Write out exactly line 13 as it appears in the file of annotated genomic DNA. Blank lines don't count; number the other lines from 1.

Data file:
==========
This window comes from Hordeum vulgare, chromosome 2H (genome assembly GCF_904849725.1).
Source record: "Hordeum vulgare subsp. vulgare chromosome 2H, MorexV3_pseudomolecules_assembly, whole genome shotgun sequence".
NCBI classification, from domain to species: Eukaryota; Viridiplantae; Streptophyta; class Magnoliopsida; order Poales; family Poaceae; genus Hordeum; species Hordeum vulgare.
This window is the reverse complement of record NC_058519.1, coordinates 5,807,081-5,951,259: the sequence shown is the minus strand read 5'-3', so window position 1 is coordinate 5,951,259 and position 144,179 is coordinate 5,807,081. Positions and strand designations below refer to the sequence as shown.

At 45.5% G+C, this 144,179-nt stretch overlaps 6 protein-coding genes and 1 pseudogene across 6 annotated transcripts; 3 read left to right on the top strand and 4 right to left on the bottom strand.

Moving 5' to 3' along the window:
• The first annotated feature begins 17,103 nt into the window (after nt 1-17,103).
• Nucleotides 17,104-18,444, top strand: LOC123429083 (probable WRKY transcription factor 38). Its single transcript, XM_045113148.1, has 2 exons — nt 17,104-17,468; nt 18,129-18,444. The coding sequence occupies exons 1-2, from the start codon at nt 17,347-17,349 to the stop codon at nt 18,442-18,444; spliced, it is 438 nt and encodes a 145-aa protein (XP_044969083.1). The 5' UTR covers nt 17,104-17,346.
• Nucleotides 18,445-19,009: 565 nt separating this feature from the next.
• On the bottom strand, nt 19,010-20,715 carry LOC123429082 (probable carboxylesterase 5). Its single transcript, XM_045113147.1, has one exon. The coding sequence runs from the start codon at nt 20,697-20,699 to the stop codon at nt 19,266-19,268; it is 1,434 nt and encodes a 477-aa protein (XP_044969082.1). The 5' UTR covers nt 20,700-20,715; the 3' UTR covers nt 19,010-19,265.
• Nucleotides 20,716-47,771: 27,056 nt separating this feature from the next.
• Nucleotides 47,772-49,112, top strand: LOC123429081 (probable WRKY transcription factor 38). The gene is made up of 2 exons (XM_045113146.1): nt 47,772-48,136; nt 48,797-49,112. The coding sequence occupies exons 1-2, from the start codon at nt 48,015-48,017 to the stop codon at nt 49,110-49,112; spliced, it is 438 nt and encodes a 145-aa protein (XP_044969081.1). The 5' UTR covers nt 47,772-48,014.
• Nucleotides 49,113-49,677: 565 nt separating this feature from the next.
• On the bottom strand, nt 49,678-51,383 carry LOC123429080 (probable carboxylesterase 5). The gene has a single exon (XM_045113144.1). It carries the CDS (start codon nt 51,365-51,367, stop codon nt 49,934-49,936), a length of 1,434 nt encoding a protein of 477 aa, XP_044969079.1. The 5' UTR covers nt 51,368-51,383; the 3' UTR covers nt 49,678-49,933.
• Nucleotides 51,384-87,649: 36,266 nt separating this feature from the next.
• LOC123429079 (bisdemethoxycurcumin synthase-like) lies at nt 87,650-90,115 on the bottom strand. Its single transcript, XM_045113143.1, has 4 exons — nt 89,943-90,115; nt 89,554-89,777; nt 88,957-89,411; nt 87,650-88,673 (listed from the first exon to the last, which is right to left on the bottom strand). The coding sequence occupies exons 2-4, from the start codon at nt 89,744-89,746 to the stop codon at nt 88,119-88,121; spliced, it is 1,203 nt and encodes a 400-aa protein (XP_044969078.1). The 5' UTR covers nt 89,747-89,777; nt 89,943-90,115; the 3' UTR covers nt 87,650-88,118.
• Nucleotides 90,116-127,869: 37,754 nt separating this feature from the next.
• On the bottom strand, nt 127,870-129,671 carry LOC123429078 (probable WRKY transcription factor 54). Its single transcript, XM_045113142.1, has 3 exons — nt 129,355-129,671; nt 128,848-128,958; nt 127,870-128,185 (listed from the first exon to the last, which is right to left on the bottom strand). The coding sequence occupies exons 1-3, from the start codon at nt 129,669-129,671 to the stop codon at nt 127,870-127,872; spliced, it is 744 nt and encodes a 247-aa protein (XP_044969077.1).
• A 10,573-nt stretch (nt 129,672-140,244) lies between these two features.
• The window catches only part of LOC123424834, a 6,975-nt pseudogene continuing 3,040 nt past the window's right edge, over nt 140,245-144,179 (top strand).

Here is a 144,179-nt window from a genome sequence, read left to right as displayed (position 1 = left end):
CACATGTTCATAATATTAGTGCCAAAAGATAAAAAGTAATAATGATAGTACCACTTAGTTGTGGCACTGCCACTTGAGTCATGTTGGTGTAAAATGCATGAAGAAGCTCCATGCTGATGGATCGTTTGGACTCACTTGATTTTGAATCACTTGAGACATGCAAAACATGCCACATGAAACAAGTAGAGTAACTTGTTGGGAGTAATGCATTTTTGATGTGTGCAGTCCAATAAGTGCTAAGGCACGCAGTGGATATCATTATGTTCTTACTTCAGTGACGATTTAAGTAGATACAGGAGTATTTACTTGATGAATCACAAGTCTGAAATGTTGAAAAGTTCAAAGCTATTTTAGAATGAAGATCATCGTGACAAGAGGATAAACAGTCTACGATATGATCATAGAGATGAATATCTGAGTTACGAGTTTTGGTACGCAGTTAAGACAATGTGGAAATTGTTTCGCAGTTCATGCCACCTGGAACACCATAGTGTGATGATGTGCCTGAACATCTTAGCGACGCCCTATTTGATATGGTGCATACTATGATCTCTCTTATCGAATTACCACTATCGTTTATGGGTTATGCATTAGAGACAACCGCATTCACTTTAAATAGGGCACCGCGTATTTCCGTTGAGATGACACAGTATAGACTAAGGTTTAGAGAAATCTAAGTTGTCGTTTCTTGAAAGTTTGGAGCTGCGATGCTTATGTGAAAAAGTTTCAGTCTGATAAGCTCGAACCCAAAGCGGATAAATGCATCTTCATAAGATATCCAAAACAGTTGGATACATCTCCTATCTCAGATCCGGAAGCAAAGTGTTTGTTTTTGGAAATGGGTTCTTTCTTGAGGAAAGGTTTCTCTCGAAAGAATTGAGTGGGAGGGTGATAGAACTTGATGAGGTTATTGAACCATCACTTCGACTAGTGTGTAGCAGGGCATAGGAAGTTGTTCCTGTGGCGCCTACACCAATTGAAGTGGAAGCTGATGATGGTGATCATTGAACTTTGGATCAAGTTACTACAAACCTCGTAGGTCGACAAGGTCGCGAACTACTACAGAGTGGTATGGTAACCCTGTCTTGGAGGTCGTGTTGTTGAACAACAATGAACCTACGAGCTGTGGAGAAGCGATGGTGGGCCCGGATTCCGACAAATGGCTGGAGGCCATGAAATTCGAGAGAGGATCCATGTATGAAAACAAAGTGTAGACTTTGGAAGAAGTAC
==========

• Nucleotides 49,113-49,677: 565 nt separating this feature from the next.